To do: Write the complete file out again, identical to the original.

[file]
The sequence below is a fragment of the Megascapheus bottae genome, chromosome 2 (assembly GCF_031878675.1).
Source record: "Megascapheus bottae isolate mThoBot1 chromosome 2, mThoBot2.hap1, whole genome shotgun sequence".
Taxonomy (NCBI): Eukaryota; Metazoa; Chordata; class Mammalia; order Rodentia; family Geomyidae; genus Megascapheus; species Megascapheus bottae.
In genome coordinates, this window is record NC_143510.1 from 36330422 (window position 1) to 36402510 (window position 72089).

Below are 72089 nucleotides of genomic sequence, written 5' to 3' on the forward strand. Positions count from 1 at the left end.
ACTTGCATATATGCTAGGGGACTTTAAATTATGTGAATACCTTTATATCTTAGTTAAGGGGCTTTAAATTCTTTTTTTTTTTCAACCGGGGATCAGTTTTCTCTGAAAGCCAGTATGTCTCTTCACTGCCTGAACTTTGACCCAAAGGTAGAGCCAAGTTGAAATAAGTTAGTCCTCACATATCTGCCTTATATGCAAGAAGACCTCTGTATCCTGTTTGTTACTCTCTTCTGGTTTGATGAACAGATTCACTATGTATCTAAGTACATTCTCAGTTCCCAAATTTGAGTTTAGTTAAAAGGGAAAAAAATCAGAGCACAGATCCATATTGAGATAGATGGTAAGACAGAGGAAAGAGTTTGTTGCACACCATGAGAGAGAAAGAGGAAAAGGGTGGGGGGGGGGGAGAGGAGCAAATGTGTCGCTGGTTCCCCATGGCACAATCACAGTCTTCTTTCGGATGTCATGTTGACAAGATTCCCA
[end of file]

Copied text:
The sequence below is a fragment of the Megascapheus bottae genome, chromosome 2 (assembly GCF_031878675.1).
Source record: "Megascapheus bottae isolate mThoBot1 chromosome 2, mThoBot2.hap1, whole genome shotgun sequence".
Taxonomy (NCBI): Eukaryota; Metazoa; Chordata; class Mammalia; order Rodentia; family Geomyidae; genus Megascapheus; species Megascapheus bottae.
In genome coordinates, this window is record NC_143510.1 from 36330422 (window position 1) to 36402510 (window position 72089).

Below are 72089 nucleotides of genomic sequence, written 5' to 3' on the forward strand. Positions count from 1 at the left end.
ACTTGCATATATGCTAGGGGACTTTAAATTATGTGAATACCTTTATATCTTAGTTAAGGGGCTTTAAATTCTTTTTTTTTTTCAACCGGGGATCAGTTTTCTCTGAAAGCCAGTATGTCTCTTCACTGCCTGAACTTTGACCCAAAGGTAGAGCCAAGTTGAAATAAGTTAGTCCTCACATATCTGCCTTATATGCAAGAAGACCTCTGTATCCTGTTTGTTACTCTCTTCTGGTTTGATGAACAGATTCACTATGTATCTAAGTACATTCTCAGTTCCCAAATTTGAGTTTAGTTAAAAGGGAAAAAAATCAGAGCACAGATCCATATTGAGATAGATGGTAAGACAGAGGAAAGAGTTTGTTGCACACCATGAGAGAGAAAGAGGAAAAGGGTGGGGGGGGGGGAGAGGAGCAAATGTGTCGCTGGTTCCCCATGGCACAATCACAGTCTTCTTTCGGATGTCATGTTGACAAGATTCCCA